Keep an eye on your soil conditions - be sure it stays moist but not waterlogged - and don't let your soil dry out. Once the seeds start to sprout, you can remove the plastic wrap and set the cans in a sunny windowsill or under a grow light. Continue watering as needed. If you have planted the seeds too close together, thin them out as the seedlings grow. Choose the largest, strongest, most healthy looking seedlings to keep and gently pull out the others and feed them to your chickens. They'll love this unexpected treat!

-make several drainage holes in the bottom of each can-

-pour seeds into small dishes- 
-carefully open packet at seams and lay flat-
-trim the front of the packet using craft scissors-
-brush back of label with Mod Podge-
-position label on can-
-brush front of label with more Mod Podge, smoothing out any wrinkles-

-fill cans with potting soil and press several seeds into each-
-water well- 
-cover each can with plastic wrap and set in a warm location-
-remove plastic wrap once the seeds sprout-

-set cans in a sunny window or under a grow light-


Continue watering your seedlings for several weeks. Wait to transplant your seedlings until they are 2-3 inches tall and have at least two sets of leaves. Before you put them outside permanently, you will need to 'harden them off' and get them used to the outdoor temperature and environmental conditions. Do this by carrying the cans outside to a protected sunny location for a few hours during the warmest part of the day, then bring them back indoors. Do this for a week or so to slowly acclimate them.

Once they are ready to go outdoors, carefully turn the can over, insert a butter knife around the edge to loosen the dirt, and shake gently until the seedlings fall into your hand. Don't pull the seedlings out by the stems, instead gently pull on the leaves if you need to.  A plant can live if one or two leaves are damaged, but it will die if the stem is broken. Separate the seedlings carefully, being sure not to damage the roots - according to the spacing on the back of the packet. Place the seedlings in the ground so the potting soil level is the same as  ground level. Pat the soil around the plant and water well.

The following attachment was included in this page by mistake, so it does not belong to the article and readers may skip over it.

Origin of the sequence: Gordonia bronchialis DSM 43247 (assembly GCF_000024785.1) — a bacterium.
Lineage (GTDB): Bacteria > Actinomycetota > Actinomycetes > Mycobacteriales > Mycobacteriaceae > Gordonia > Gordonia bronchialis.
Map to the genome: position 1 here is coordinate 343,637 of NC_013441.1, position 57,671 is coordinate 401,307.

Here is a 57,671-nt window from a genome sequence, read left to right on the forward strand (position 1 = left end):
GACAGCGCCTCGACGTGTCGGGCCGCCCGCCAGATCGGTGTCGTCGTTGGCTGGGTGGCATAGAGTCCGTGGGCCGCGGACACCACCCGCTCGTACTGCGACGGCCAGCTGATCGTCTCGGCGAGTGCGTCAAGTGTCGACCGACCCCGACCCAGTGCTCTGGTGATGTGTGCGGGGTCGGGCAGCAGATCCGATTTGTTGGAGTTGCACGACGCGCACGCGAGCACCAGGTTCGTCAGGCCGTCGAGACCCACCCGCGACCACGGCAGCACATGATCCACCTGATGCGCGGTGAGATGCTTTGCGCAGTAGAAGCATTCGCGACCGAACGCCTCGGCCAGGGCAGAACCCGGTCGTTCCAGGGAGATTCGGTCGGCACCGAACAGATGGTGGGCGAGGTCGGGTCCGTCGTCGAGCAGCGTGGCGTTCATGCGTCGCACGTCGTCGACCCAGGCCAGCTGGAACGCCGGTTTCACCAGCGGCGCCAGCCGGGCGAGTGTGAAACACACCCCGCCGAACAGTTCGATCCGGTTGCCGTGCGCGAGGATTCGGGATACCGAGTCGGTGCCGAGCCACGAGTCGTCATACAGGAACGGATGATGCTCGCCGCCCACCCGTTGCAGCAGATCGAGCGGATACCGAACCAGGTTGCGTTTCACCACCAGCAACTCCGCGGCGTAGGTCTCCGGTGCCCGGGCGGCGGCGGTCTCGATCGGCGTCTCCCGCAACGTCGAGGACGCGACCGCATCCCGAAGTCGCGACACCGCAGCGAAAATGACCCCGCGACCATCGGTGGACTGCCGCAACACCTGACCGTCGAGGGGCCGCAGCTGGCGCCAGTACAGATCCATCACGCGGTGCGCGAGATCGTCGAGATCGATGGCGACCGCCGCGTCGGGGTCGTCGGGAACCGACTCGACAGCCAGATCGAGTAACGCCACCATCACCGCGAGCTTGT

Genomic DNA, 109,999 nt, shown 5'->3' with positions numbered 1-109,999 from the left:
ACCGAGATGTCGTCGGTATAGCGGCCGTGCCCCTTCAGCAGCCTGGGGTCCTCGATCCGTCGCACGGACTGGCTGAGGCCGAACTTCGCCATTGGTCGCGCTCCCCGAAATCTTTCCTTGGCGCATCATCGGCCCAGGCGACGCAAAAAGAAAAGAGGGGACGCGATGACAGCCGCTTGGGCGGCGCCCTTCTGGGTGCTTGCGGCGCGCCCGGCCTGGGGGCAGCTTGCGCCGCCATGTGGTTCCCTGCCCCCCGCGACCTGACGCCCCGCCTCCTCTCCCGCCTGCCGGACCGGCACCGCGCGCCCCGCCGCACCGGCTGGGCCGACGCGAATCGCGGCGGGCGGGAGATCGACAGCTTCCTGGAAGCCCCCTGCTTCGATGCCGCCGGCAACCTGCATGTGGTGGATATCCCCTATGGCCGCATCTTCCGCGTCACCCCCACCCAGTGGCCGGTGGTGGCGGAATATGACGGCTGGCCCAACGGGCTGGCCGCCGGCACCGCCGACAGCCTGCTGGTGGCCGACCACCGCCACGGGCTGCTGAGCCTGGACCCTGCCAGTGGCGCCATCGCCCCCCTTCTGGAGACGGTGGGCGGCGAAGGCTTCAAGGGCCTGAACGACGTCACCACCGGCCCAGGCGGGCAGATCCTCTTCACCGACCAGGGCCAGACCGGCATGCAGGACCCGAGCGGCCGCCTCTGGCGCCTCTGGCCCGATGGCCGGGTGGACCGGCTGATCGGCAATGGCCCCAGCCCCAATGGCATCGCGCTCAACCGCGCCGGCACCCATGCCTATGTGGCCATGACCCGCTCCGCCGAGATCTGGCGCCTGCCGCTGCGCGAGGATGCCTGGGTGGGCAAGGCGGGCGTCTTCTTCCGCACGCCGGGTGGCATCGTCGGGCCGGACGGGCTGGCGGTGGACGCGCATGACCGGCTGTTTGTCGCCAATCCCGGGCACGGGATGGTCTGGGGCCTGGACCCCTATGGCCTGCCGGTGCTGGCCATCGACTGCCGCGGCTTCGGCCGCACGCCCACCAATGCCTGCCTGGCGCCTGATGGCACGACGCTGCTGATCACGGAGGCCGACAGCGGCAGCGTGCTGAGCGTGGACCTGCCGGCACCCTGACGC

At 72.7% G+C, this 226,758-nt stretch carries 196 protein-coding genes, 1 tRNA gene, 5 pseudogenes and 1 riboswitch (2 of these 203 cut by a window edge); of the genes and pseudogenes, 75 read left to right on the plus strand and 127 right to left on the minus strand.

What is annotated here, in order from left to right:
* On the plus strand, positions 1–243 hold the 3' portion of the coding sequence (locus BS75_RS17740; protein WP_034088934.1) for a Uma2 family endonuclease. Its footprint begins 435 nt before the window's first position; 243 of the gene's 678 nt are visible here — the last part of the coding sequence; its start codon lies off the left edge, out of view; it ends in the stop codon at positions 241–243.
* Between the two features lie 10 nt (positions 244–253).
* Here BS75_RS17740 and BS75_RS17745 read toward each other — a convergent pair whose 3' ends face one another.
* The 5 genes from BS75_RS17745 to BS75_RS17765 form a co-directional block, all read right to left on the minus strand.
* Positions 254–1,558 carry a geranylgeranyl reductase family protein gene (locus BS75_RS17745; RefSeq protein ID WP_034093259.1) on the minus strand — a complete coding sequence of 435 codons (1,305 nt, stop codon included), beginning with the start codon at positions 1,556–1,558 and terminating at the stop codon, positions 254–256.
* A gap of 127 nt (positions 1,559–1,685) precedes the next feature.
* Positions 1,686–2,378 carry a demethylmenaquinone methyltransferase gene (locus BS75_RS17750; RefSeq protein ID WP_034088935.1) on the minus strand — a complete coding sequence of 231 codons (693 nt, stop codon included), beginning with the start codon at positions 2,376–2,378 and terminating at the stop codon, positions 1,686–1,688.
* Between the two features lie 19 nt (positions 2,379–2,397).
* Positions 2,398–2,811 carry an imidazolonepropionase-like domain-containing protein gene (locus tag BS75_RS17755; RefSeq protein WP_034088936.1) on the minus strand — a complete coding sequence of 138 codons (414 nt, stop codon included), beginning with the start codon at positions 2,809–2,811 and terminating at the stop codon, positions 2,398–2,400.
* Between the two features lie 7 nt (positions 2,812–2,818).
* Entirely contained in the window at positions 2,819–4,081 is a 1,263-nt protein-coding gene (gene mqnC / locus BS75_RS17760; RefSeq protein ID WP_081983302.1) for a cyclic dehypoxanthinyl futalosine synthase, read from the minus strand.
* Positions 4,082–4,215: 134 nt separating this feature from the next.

Keep your cans to use again as seed starter cups, windowsill planters or even vases for cut flowers.

A few tips for starting seeds:

- Buy only quality seeds from a reliable supplier and only store seeds for a season or two - longer than that and your germination rate will start to drop

-Be sure to time your planting correctly if you plan on transplanting your seedlings outdoors - this will require checking your planting zone and last frost date

-Use potting soil, not garden dirt, to ensure the small, tender roots can easily grow in it and that you're not transmitting any soil-bound diseases to your new seedlings

-Fill your containers loosely with soil to about 1/2 inch from the top of the cans

-Plant smaller seeds more shallow than larger seeds. As a rule of thumb, you should plant your seeds 2-3 times as deep as the seed is large


Some other neat ideas for starting seeds in cans:

I would love for you to join me here...